After all, we don't do a ton in there. You probably take a shower, brush your teeth, and do your business.
However, efficient bathroom tech can cut down on your carbon footprint in different ways. Special toilets use less water, while energy-efficient lightbulbs use less energy to light the room.
So, what can you do to make a more efficient bathroom? It's probably easier than you think!
Installing a new toilet isn't easy, and it may not always be possible. However, a low-flow toilet can significantly reduce the water you use.
A regular toilet uses over a quarter of all the water in your home, which is more than the washing machine, dishwasher, and shower.
If you already have a low-flow toilet, you can kick things up a notch with a dual-flusher. These give you the option of flushing liquid waste or solid waste. The liquid waste option uses even less water.
But what if you can't switch to a low-flow toilet? If you can't afford it or you're a renter, you can add some sand or pebbles to a two-liter bottle. You can then put the bottle into the tank to displace some of the water.
Another option for lowering your water consumption is a low-flow showerhead. Of course, we should all try to cut down on our time in the shower since that's an excellent way to reduce water use.
However, a low-flow showerhead is excellent, whether you like short or long showers. It uses about half as much water as a regular head, and it still maintains the same water pressure.
In addition to saving on water, a low-flow showerhead requires less energy to heat the water. So you can save on your electric bill.
Unfortunately, this is another efficient bathroom tip that renters probably can't use. However, you might be able to talk to your landlord about your options.
Motion sensor faucet
We've covered the toilet and the shower, which use a lot of water. However, we can't ignore the bathroom sink. No efficient bathroom would be complete without a motion sensor faucet.
Think about this:
We can use a surprising amount of water when manually turning a faucet on and off. Just think about those precious seconds between turning on the faucet and wetting your hands.
A motion sensor faucet tracks when you need the water, which can cut down on how much you use.
Of course, this is yet another efficient bathroom trick that's only available to owners. However, renters can be more conscious of water use by turning the faucet off when it's not necessary.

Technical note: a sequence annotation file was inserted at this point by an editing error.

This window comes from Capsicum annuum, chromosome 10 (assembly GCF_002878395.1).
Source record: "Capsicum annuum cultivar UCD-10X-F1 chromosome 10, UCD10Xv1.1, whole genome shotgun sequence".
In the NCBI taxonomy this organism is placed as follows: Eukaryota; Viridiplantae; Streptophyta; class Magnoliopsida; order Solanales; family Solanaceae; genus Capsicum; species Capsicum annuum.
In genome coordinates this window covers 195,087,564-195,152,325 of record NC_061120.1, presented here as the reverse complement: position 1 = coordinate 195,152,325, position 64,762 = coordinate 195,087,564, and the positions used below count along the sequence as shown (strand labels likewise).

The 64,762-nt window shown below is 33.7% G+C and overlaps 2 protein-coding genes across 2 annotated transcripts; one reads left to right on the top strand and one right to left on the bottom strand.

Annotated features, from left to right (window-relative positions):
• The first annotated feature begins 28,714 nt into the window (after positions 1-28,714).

New light bulbs
Alright, renters, this one's for you as well as owners! Anyone can switch out their light bulbs for more energy-efficient ones.
While this isn't specific for making an efficient bathroom, it's something you should consider for your entire home. LED light bulbs use much less energy than incandescent bulbs, which can cut down on your energy use.
They also last longer, which can save you money and time running to the store for new light bulbs.
If you want the friendly vibes of incandescent bulbs, you can find LED bulbs in warmer hues.
Unless you want your mirror to fog up, a vent fan is an essential in any bathroom, especially an efficient bathroom. Vent fans keep moisture from taking over your bathroom, which can cut down on mold and other issues.
That's another thing you probably can't control when renting. However, if you own your place, switching to a more efficient bathroom fan can cut down on energy use.
This is a serious one, and it's not practical for most people, even homeowners. However, if you already want to repaint your bathroom, choose eco-friendly paint.
These paints contain volatile organic compounds (VOCs), which means the paint is less toxic than other options. It won't necessarily make for a more efficient bathroom. However, it's a nice touch if you already plan on redecorating.
Your Business, but Sustainable
An efficient bathroom is easy to overlook, but it can be one of the easiest ways to make your entire home more efficient. Whether you use a lot of water from showering or flushing, or you need a new paint job, choose whatever efficient bathroom tech you can.
Not only will it save the environment, but it will also save money on your water and electric bills. And that's something that we can all get behind.
Have you used any of these for a more efficient bathroom? Which ones? Leave your thoughts in the comments!